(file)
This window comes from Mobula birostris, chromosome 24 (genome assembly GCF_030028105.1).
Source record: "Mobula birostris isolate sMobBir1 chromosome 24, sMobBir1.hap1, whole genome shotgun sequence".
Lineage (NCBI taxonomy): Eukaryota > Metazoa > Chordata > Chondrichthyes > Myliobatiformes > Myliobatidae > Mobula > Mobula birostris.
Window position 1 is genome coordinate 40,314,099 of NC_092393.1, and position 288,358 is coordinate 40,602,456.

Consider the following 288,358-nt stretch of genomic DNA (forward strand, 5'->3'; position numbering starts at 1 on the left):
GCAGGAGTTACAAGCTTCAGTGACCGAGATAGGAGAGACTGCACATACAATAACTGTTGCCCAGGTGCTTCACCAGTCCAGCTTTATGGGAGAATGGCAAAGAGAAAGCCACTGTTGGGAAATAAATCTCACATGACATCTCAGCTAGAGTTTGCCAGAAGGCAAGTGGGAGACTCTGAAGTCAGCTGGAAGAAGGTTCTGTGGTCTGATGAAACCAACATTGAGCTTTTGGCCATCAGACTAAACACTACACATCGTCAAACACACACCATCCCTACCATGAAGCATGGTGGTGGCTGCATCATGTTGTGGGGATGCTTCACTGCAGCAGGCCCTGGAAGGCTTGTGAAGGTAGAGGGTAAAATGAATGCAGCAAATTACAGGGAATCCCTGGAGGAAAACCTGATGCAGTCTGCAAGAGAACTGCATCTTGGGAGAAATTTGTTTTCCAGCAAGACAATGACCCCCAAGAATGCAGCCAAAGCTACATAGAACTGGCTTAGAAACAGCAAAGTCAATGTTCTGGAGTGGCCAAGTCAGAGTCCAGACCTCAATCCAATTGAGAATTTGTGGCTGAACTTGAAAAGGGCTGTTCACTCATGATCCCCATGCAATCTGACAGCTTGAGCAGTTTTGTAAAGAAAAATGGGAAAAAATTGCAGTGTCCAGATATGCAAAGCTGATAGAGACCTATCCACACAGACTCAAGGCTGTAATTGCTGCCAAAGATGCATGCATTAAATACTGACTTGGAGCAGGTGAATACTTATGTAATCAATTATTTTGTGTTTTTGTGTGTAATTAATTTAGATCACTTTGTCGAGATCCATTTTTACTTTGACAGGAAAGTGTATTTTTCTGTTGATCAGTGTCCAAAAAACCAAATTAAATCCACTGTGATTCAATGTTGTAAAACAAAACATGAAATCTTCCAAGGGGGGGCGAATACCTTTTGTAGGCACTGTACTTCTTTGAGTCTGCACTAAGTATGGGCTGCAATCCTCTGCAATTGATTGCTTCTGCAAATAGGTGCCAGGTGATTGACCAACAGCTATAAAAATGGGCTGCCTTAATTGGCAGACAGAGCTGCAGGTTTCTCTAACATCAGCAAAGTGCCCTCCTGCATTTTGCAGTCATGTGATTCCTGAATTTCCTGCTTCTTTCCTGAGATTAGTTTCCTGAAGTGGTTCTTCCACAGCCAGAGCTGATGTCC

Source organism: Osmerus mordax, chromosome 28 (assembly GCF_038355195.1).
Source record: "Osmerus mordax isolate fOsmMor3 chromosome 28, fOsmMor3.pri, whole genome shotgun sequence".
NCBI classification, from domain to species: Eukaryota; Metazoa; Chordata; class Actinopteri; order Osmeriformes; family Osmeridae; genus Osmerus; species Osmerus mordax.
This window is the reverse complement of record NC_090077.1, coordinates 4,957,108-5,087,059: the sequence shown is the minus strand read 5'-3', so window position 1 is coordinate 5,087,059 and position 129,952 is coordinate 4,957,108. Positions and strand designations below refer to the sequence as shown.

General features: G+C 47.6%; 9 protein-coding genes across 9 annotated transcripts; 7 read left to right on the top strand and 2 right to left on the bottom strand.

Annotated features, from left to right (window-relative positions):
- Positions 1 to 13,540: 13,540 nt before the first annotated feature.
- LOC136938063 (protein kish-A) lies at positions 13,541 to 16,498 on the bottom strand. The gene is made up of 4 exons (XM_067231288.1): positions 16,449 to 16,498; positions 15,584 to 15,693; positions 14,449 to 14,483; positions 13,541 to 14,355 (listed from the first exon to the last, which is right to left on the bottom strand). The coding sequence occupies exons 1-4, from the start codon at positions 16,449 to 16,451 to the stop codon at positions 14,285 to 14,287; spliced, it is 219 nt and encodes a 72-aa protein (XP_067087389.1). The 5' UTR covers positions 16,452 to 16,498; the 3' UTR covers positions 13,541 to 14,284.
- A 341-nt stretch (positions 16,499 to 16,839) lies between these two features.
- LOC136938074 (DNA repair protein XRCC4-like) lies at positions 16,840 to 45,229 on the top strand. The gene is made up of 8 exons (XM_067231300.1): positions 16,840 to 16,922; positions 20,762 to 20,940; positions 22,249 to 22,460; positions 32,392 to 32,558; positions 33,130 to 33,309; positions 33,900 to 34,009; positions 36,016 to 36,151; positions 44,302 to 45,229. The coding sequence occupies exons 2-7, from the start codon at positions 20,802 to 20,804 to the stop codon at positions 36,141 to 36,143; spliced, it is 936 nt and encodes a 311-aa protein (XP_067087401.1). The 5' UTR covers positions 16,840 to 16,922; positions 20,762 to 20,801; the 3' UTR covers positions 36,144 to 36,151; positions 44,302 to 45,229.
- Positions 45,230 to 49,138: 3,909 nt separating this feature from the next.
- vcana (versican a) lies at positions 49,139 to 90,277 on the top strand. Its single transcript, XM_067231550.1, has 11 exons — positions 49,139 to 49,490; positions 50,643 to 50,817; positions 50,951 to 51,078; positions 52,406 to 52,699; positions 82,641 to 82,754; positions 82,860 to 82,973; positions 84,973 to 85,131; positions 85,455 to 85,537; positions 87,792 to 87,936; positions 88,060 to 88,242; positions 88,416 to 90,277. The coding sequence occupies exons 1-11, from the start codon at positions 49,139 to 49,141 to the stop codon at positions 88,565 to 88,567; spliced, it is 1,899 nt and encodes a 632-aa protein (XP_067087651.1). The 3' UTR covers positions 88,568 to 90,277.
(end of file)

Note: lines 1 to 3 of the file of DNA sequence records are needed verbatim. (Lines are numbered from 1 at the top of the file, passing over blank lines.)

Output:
This window comes from Mobula birostris, chromosome 24 (genome assembly GCF_030028105.1).
Source record: "Mobula birostris isolate sMobBir1 chromosome 24, sMobBir1.hap1, whole genome shotgun sequence".
Lineage (NCBI taxonomy): Eukaryota > Metazoa > Chordata > Chondrichthyes > Myliobatiformes > Myliobatidae > Mobula > Mobula birostris.